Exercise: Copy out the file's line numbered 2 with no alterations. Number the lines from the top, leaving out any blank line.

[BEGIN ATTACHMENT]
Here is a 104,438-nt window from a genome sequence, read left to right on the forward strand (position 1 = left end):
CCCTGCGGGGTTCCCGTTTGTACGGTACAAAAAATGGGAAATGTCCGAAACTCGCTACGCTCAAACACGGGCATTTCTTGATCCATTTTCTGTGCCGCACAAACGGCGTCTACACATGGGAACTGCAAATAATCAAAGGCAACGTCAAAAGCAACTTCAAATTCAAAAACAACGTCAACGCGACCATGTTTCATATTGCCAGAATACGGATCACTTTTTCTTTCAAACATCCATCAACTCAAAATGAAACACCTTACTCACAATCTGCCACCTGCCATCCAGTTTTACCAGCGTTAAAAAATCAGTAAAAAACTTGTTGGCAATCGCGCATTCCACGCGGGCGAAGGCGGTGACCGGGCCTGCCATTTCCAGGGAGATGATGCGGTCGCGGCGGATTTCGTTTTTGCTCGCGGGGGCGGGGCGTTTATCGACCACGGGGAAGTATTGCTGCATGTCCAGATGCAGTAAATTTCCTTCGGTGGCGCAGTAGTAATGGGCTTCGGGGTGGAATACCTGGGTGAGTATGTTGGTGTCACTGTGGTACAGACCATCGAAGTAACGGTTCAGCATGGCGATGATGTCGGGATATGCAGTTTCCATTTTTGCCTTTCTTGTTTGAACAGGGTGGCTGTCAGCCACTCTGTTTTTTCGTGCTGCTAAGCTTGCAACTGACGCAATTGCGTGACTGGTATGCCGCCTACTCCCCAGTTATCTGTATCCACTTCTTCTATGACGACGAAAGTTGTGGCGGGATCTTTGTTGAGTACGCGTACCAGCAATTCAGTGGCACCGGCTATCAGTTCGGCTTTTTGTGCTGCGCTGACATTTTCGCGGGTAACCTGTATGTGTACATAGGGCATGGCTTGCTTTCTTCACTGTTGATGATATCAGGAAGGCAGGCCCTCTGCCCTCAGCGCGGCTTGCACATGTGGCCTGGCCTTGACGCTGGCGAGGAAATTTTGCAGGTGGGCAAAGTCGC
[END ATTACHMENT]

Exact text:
CCCTGCGGGGTTCCCGTTTGTACGGTACAAAAAATGGGAAATGTCCGAAACTCGCTACGCTCAAACACGGGCATTTCTTGATCCATTTTCTGTGCCGCACAAACGGCGTCTACACATGGGAACTGCAAATAATCAAAGGCAACGTCAAAAGCAACTTCAAATTCAAAAACAACGTCAACGCGACCATGTTTCATATTGCCAGAATACGGATCACTTTTTCTTTCAAACATCCATCAACTCAAAATGAAACACCTTACTCACAATCTGCCACCTGCCATCCAGTTTTACCAGCGTTAAAAAATCAGTAAAAAACTTGTTGGCAATCGCGCATTCCACGCGGGCGAAGGCGGTGACCGGGCCTGCCATTTCCAGGGAGATGATGCGGTCGCGGCGGATTTCGTTTTTGCTCGCGGGGGCGGGGCGTTTATCGACCACGGGGAAGTATTGCTGCATGTCCAGATGCAGTAAATTTCCTTCGGTGGCGCAGTAGTAATGGGCTTCGGGGTGGAATACCTGGGTGAGTATGTTGGTGTCACTGTGGTACAGACCATCGAAGTAACGGTTCAGCATGGCGATGATGTCGGGATATGCAGTTTCCATTTTTGCCTTTCTTGTTTGAACAGGGTGGCTGTCAGCCACTCTGTTTTTTCGTGCTGCTAAGCTTGCAACTGACGCAATTGCGTGACTGGTATGCCGCCTACTCCCCAGTTATCTGTATCCACTTCTTCTATGACGACGAAAGTTGTGGCGGGATCTTTGTTGAGTACGCGTACCAGCAATTCAGTGGCACCGGCTATCAGTTCGGCTTTTTGTGCTGCGCTGACATTTTCGCGGGTAACCTGTATGTGTACATAGGGCATGGCTTGCTTTCTTCACTGTTGATGATATCAGGAAGGCAGGCCCTCTGCCCTCAGCGCGGCTTGCACATGTGGCCTGGCCTTGACGCTGGCGAGGAAATTTTGCAGGTGGGCAAAGTCGC